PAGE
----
"Which IMAP server is the fastest?" is a difficult question to answer, because the answer completely depends on what IMAP clients are used.
There are basically two types of IMAP clients:
Caching IMAP clients which fetch new messages only once from the server. After that the only metadata the client is interested of is the message's flags. Most real IMAP clients belong to this category (e.g. Outlook, Thunderbird, Apple Mail).
Non-caching IMAP clients keep fetching the same messages over and over again. Webmails typically belong to this category.
Some IMAP servers cache commonly used metadata for non-caching clients to avoid reading and parsing the message multiple times. This has however some problems:
If it's done for users who use only caching IMAP clients, it adds extra disk I/O (and consume disk space unneededly).
What fields should be cached? If too many are cached, it again adds extra unnecessary disk I/O. If too few are cached, all the caching was for nothing because the server has to now parse the message anyway.
If clients can be placed into two categories, servers can be placed into three:
Non-caching (or very little / non-permanently caching) servers parse the message whenever a client requests for metadata (e.g. UW-IMAP, Courier).
Statically caching servers keep a predefined list of metadata permanently cached (e.g. Cyrus).
Dynamically caching servers change the list of permanently cached metadata based on what clients actually use (e.g. Dovecot).
We can describe the client <-> server performance as a table (assumes theoretically optimal implementations):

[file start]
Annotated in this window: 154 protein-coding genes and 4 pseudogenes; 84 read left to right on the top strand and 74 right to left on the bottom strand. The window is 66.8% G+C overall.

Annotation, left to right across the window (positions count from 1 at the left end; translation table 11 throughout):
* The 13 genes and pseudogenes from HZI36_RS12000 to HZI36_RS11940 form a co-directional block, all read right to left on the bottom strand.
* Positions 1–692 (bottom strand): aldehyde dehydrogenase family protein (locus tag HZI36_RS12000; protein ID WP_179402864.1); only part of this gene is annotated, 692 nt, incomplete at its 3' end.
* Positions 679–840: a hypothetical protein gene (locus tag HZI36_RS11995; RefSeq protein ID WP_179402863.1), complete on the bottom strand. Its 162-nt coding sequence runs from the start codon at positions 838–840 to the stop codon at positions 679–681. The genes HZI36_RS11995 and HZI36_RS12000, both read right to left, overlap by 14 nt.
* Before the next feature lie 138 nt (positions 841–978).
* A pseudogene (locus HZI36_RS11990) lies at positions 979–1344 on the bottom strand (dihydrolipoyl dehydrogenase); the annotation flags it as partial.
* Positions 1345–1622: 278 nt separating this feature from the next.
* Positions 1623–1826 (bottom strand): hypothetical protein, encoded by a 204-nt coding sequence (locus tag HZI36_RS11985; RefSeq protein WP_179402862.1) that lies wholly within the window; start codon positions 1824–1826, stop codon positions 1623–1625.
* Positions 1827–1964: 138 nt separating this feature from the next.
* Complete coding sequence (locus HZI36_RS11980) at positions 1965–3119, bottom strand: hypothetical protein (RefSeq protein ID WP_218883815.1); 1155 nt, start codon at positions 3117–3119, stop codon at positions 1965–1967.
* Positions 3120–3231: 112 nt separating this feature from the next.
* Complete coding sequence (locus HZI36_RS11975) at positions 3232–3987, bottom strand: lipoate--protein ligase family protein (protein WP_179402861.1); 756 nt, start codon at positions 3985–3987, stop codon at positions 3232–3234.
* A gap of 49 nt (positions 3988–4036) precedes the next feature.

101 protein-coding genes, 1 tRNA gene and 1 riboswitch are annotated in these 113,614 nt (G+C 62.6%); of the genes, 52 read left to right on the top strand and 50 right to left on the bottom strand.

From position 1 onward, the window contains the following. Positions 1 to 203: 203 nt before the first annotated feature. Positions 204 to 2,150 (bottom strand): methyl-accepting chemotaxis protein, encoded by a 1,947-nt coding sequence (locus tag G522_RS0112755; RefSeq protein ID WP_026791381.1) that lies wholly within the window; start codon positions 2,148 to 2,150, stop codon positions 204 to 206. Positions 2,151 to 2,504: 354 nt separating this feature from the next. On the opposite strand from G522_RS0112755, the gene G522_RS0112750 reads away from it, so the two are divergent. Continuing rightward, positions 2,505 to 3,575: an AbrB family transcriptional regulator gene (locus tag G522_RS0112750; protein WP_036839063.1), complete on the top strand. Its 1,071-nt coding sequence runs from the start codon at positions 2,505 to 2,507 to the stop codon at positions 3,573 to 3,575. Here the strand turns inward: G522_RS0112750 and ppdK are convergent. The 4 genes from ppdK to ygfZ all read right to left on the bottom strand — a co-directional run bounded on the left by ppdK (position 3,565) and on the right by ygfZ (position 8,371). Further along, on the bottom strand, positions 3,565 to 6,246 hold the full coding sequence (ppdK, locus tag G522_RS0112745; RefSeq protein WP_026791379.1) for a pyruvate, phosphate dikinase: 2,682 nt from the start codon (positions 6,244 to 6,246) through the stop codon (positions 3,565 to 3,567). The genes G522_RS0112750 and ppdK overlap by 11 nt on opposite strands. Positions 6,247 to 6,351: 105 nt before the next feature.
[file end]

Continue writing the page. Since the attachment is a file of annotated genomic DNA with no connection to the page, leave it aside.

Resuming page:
Statically Caching Server
Dynamically Caching Server
Wastes disk I/O and disk space.
Optimal performance if cached fields match exactly the wanted fields. Near-optimal if all fields are cached. Bad performance if some fields are missing
So when you read about IMAP benchmarks, make sure you know what caching models the benchmark tests for.
With caching IMAP servers the metadata caching is often offloaded to MDA. This means that while the mail delivery may be slower than for non-caching IMAP servers, the IMAP performance may be better as a result. Then again if only caching clients are used, the extra disk I/O still slows down the server, even if it was done outside the actual IMAP session.
The performance bottleneck with most IMAP servers is disk I/O. The benchmark should reflect that by using realistic amount of disk I/O instead of getting everything cached in memory after running a while.
Some servers call fsync() after saving messages and possibly performing some other operations to guarantee (if sysadmin so configured) that changes have been written to disk before replying OK to client.
Other servers don't use fsync() at all and some can be configured either way.
Using fsync() should guarantee that mails don't get lost when the server unexpectedly dies, but it can make the performance somewhat worse, especially in benchmarks.
With dynamically caching servers, if the benchmark switches between different client behaviors for the same user the result may be bad, because the server assumes the user is using multiple clients and tries to optimize the performance for all of them.